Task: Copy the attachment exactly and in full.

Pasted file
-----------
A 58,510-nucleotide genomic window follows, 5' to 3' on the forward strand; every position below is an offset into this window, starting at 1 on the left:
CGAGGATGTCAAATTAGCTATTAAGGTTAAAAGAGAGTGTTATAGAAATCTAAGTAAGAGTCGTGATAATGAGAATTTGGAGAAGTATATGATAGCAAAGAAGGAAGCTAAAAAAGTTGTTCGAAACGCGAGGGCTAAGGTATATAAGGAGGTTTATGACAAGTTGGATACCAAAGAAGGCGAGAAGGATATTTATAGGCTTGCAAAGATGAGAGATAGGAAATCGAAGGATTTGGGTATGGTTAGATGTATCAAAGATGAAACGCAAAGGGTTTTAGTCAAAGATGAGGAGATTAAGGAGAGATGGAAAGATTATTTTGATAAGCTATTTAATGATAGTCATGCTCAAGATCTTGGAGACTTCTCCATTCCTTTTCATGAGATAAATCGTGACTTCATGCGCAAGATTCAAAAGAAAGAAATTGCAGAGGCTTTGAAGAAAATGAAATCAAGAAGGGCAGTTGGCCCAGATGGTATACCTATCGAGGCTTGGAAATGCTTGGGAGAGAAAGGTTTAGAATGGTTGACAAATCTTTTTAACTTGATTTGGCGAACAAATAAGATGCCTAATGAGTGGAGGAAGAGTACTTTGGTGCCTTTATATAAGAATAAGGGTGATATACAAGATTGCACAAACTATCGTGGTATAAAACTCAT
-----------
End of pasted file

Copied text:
A 58,510-nucleotide genomic window follows, 5' to 3' on the forward strand; every position below is an offset into this window, starting at 1 on the left:
CGAGGATGTCAAATTAGCTATTAAGGTTAAAAGAGAGTGTTATAGAAATCTAAGTAAGAGTCGTGATAATGAGAATTTGGAGAAGTATATGATAGCAAAGAAGGAAGCTAAAAAAGTTGTTCGAAACGCGAGGGCTAAGGTATATAAGGAGGTTTATGACAAGTTGGATACCAAAGAAGGCGAGAAGGATATTTATAGGCTTGCAAAGATGAGAGATAGGAAATCGAAGGATTTGGGTATGGTTAGATGTATCAAAGATGAAACGCAAAGGGTTTTAGTCAAAGATGAGGAGATTAAGGAGAGATGGAAAGATTATTTTGATAAGCTATTTAATGATAGTCATGCTCAAGATCTTGGAGACTTCTCCATTCCTTTTCATGAGATAAATCGTGACTTCATGCGCAAGATTCAAAAGAAAGAAATTGCAGAGGCTTTGAAGAAAATGAAATCAAGAAGGGCAGTTGGCCCAGATGGTATACCTATCGAGGCTTGGAAATGCTTGGGAGAGAAAGGTTTAGAATGGTTGACAAATCTTTTTAACTTGATTTGGCGAACAAATAAGATGCCTAATGAGTGGAGGAAGAGTACTTTGGTGCCTTTATATAAGAATAAGGGTGATATACAAGATTGCACAAACTATCGTGGTATAAAACTCAT